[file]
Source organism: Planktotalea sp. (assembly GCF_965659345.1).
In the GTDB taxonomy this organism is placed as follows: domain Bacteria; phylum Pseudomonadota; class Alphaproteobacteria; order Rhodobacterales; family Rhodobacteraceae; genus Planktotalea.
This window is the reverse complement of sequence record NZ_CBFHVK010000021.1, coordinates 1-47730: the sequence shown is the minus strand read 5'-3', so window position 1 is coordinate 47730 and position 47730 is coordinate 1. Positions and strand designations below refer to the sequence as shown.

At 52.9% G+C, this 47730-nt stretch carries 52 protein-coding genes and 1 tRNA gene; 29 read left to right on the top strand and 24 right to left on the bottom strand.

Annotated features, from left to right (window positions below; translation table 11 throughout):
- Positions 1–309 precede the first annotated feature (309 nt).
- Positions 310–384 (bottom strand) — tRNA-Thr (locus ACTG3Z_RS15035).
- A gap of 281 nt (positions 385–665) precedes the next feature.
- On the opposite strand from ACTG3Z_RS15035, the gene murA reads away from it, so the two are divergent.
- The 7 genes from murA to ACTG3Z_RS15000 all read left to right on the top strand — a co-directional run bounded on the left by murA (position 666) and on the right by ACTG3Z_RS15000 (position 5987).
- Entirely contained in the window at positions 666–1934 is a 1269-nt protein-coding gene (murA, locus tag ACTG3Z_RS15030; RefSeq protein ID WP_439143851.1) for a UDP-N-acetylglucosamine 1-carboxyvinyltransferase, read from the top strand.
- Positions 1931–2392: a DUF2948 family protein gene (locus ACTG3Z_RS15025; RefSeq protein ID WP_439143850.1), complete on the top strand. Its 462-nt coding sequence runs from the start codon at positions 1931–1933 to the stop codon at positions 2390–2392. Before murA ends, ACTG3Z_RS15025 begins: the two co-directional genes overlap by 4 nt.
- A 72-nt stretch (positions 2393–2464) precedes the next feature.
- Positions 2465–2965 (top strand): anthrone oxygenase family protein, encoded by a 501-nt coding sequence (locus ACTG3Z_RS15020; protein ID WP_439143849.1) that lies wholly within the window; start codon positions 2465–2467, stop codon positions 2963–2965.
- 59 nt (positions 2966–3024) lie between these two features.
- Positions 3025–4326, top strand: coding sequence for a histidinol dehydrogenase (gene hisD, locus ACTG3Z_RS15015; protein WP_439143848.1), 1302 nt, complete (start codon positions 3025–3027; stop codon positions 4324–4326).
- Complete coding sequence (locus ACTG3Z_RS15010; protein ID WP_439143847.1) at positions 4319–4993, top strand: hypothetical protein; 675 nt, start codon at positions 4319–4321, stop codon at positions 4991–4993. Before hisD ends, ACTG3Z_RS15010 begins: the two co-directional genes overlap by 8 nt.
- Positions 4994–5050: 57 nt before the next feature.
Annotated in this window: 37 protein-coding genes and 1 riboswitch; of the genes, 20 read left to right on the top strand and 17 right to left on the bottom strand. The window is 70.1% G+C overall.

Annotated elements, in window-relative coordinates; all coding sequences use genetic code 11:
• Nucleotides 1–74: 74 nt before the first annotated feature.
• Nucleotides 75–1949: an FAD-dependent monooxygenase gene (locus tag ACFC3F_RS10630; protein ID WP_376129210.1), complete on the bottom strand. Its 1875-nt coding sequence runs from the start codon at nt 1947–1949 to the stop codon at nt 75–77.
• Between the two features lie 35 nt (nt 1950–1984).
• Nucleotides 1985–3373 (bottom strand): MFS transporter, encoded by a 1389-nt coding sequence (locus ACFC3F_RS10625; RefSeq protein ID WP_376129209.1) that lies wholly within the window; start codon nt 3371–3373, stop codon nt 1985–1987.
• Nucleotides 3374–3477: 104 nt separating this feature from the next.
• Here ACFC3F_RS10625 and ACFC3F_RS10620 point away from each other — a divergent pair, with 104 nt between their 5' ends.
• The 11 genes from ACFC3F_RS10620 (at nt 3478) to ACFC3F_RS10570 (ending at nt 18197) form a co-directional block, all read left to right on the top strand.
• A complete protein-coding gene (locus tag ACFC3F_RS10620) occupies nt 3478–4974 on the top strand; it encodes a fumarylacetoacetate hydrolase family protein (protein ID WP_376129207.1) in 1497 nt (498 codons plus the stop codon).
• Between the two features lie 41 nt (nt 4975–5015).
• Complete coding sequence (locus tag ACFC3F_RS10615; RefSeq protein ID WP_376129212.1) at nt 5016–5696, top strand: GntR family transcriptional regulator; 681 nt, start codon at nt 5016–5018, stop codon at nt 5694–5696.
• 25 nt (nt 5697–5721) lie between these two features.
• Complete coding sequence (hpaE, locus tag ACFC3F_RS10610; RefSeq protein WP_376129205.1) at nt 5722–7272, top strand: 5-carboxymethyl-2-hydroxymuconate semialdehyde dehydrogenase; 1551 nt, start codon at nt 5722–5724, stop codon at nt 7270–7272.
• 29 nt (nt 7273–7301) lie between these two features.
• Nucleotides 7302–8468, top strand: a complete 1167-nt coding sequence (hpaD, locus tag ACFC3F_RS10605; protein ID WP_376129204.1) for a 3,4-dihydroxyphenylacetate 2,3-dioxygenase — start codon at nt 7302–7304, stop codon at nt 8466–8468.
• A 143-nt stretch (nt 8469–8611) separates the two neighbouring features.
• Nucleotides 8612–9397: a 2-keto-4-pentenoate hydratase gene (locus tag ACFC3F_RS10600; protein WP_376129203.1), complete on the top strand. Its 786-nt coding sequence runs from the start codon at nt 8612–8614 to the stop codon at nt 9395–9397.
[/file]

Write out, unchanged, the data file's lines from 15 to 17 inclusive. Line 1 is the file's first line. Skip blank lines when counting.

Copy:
- 59 nt (positions 2966–3024) lie between these two features.
- Positions 3025–4326, top strand: coding sequence for a histidinol dehydrogenase (gene hisD, locus ACTG3Z_RS15015; protein WP_439143848.1), 1302 nt, complete (start codon positions 3025–3027; stop codon positions 4324–4326).
- Complete coding sequence (locus ACTG3Z_RS15010; protein ID WP_439143847.1) at positions 4319–4993, top strand: hypothetical protein; 675 nt, start codon at positions 4319–4321, stop codon at positions 4991–4993. Before hisD ends, ACTG3Z_RS15010 begins: the two co-directional genes overlap by 8 nt.